Historic moment as Bristol becomes first city to pass Slavery Reparation Motion outside London

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By Emilie Robinson, Digital News Editor

Bristol Councillors will now write to Parliament asking for an All-Party Parliamentary Commission of inquiry to be set up to investigate how an ‘atonement and reparation’ plan would work.

A Bristol City Council meeting on Tuesday 2 March voted 47 to 12 in favour of the motion to address Bristol’s role in the ‘Transatlantic Traffic in Enslaved Afrikans.’

‘Reparations’ are not explicitly defined in the motion, instead Councillors are calling for ‘a process of repair which hears from many of the voices in our communities that have been impacted and are often not heard.’

Jendayi Serwah, of the Afrikan ConneXions Consortium explained, ‘We cannot emphasise enough the importance of Bristol’s support for the call to assert African heritage communities right to be heard through an all-party parliamentary commission of inquiry given the city’s role and complicity in the transatlantic trafficking of enslaved Africans.’

Cleo Lake, Former Lord Mayor and Green Councillor for Cotham ward, who presented the motion alongside Asher Craig, Labour Deputy Mayor, said: ‘It is of international significance that this cross party motion has passed. History is made. Bristol is now the first core city in the UK to give our support to the growing campaign for reparations.

‘The Council has voted to start a national conversation and re-examine our past. I want to be very clear this is not about rewriting history, but rather about casting a bright light on it.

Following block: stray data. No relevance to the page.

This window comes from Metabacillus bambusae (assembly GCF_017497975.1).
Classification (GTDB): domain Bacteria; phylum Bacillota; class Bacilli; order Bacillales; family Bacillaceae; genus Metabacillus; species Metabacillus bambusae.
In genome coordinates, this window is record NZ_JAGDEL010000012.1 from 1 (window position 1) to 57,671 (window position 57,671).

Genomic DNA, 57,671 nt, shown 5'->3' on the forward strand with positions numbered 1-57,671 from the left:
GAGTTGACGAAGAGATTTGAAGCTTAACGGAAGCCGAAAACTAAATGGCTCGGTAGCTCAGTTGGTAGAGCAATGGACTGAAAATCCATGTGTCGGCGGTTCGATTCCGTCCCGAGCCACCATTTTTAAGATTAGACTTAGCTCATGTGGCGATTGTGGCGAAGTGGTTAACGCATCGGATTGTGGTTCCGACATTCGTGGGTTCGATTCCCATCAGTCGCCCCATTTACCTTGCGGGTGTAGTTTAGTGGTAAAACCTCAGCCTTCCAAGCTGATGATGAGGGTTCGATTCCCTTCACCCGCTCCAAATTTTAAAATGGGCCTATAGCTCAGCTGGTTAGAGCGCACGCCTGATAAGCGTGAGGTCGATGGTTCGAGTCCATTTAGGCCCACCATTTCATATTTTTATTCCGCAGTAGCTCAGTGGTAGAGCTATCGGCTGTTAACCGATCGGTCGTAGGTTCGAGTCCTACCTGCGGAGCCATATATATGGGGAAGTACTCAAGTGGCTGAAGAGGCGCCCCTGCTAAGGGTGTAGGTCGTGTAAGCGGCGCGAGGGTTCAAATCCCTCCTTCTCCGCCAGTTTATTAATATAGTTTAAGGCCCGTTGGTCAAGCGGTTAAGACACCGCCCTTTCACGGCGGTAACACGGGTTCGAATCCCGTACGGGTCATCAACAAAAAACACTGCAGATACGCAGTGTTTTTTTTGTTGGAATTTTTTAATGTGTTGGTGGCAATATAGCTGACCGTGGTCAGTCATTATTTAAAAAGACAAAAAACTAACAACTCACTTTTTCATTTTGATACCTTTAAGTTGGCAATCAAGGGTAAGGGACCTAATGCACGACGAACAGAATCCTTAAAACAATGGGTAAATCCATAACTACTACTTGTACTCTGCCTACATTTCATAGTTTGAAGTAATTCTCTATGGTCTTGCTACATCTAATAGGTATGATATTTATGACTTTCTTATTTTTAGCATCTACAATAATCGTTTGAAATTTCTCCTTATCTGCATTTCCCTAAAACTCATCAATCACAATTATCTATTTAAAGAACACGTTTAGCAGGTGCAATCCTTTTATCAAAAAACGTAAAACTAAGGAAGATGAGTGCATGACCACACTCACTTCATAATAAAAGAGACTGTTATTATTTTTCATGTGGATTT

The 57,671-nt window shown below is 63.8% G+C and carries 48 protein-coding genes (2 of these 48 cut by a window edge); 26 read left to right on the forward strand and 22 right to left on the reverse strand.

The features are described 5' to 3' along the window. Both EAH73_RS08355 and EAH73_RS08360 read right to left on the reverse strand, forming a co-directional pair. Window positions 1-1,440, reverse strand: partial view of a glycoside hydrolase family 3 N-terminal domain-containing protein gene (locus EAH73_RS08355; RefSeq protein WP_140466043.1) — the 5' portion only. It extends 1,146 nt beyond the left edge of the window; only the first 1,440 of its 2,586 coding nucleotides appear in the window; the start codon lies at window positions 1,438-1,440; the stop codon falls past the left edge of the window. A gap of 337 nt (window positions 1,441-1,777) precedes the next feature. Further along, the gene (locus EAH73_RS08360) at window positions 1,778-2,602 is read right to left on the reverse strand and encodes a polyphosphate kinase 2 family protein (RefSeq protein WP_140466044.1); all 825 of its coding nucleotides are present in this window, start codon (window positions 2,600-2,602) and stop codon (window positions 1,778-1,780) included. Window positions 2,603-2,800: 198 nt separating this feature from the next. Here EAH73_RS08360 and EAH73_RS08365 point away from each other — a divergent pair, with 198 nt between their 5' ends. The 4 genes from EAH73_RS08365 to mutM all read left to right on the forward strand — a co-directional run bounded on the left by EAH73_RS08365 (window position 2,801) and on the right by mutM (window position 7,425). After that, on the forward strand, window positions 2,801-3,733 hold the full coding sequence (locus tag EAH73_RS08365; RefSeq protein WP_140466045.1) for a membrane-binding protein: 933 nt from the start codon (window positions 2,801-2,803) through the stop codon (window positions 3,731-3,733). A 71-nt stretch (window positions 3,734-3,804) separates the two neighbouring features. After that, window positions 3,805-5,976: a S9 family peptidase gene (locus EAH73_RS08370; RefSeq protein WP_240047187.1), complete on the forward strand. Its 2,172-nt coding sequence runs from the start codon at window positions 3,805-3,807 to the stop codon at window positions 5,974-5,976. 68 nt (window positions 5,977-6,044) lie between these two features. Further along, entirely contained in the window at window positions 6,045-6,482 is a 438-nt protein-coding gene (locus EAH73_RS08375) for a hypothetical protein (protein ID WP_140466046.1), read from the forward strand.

‘But now the speeches have been made, the real work will begin and it’s up to all of us to deliver on the fine words in this motion.

‘Instead of clinging to comforting myths about Britain’s heritage, let’s face up to the reality of our history – let’s talk about it – and let’s learn from that to create a better future for all of us.

‘This is about equity and understanding. Reparation does include but goes beyond monetary compensation.’

Bristol’s Labour Mayor Marvin Rees stressed while conversations on race are complex this ‘should not deter us from taking a first step down that path.’

However, Councillor Steve Smith, stated that the Conservative group within the Council was ‘unable to support this motion.’

Cllr Smith said: ‘We believe the motion risks exacerbating some divisions by promoting a binary view of the world when the reality is much more complicated.’

Date of ‘Colston 4’ trial confirmed for December

The motion passed by Bristol City Council comes eight months after the toppling of Bristol’s Edward Colston statue by protestors during the Black Lives Matter movement.

Featured Image: Rufus Atkins


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